Los Angeles City Measure S: Reduction of Tax Rate and Modernization of Communications Users Tax
Illustration by Mr. Fish
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Proponents suggest a 9-percent tax on usage of phones and other communication devices to replace a 10-percent phone tax that has been in place locally for more than 40 years. The current tax, which in the days of land lines was much simpler to apply, is being challenged in response to adjustments in the federal tax structure after cell-phone billing plans became more complicated and it got harder to track the point of origin of a mobile telephone call — on a land line you simply charge the billing address. Mayor Antonio Villaraigosa estimates that if the current tax is revoked, the potentially lost revenue could amount to more than $243 million per year. He argues that fiscally strapped L.A. must have the money in order to avoid cuts in public-safety services, including police. The opposition claims that the tax could be applied to Internet-access services, but proponents insist that federal law would prevent that from happening. The tax is supported by Police Chief Bill Bratton and all the major city worker unions, who face the prospect of voluntary unpaid five-day furloughs to address the city's mounting deficit.
Opponents point out that the proposed tax is far more than a reduced replacement for the current phone tax, which is widely expected to be ruled illegal by an appeals court, after a lower court found that Los Angeles City Hall has essentially been imposing the tax on residents illegally for years. The measure's sweeping language could be interpreted to apply to everything from text-messaging to Voice Over Internet Protocol — both of which could end up being taxed if voters approve the measure. Critics note that the measure also gives the city the ability to tax technologies that have not yet been invented. Because Villaraigosa has no idea exactly what will be taxed as technologies expand and change, critics say the city could easily reap billions — not millions — from unsuspecting voters. Opponents, including many community organizations and tax groups, say the tax is outrageous because it was placed on the ballot by the Los Angeles City Council, claiming a "fiscal emergency" just days after city worker unions were granted raises of more than $200 million.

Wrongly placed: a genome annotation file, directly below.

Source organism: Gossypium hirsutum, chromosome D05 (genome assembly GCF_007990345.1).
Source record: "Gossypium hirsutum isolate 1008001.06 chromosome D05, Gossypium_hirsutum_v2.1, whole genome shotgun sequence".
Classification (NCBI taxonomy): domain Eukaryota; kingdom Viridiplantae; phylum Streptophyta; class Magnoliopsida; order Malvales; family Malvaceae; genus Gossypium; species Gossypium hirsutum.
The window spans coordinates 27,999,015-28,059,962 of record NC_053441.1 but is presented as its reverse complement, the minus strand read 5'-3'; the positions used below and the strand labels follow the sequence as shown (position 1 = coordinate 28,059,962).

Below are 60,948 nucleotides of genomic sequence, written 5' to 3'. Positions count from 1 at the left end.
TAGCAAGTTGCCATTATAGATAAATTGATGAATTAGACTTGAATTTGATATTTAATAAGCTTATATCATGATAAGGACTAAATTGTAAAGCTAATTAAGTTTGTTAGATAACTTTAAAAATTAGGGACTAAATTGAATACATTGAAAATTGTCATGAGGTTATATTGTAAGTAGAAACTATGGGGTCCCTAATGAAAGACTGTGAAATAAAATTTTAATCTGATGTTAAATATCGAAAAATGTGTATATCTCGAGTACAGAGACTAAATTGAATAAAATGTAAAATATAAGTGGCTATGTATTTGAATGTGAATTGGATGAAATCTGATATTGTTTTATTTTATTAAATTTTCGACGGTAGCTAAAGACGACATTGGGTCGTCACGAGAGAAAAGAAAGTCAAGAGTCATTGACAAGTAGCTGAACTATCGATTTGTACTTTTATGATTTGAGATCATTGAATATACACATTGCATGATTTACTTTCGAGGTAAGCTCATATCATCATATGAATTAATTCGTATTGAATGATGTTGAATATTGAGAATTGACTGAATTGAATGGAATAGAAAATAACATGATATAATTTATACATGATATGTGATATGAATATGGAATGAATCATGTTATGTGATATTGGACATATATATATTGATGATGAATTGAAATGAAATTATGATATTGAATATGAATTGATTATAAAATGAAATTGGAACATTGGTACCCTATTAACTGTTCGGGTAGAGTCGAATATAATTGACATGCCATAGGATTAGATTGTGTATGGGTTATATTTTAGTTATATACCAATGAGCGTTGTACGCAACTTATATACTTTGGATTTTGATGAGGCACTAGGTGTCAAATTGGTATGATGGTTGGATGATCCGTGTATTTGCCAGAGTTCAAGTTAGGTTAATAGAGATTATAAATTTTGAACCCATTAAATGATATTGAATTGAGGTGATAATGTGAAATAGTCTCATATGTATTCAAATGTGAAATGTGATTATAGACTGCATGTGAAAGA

Proposition 91: Transportation Funds
Proponents say the California State Legislature has made a habit of raiding the gas taxes in California that are actually earmarked and intended for upkeep and improvement of roads and other major transportation projects. Under the measure, the gas taxes could be raided only after a special proclamation by the governor, a two-thirds vote of the legislature, and an agreement to repay the money within three years. According to the nonpartisan state Legislative Analyst, the measure would increase the stability of funding for highways and roads but might decrease the stability of funding for mass transit.
Opponents point out that even the measure's authors are voting no on this one. An older measure — 1A, which was approved at the end of 2006 — already requires that any gasoline sales taxes borrowed for fiscal emergencies be paid back with interest to the transportation budget within three years. This measure would prohibit the fiscal emergency exception, forcing the state in years of budget shortfalls to make draconian cuts in vital services to meet balanced-budget requirements while transportation funds sit unspent. The measure unnecessarily ties the legislature's hands, and would increase lawmaker funding battles, since the only way to tap into the gas tax for non-road projects would be a difficult-to-achieve two-thirds approval by the legislature. Mass-transit proponents also say it could hurt the chances to use money from the gas tax for bus lines and other transportation-related non-road projects.
Proposition 92: Community Colleges
Proponents say the student fees for community college are too high, and that the state legislature does not give community colleges a fair share of state education funding. The measure would change the state Constitution, creating a powerful Board of Governors to oversee the community college system, and it would also impose a series of spending restrictions on the state legislature. The nonpartisan state Legislative Analyst says the measure would boost funding for community colleges, but the formulas are so complex that the amounts can be calculated out for only the next two years.
Opponents say the measure further ties the hands of the legislature and creates a number of complex spending formulas with unpredictable fiscal outcomes. For instance, the measure would mean an estimated loss of about $70 million a year to the California state budget due to a restriction on student fees at $15 per unit per semester, and the measure imposes complex permanent restrictions against raising student fees. Critics say one of the measure's restrictions, forcing the state to allocate more than 10 percent of current Proposition 98 school funding monies to community colleges, would dramatically hamper the legislature in decision-making.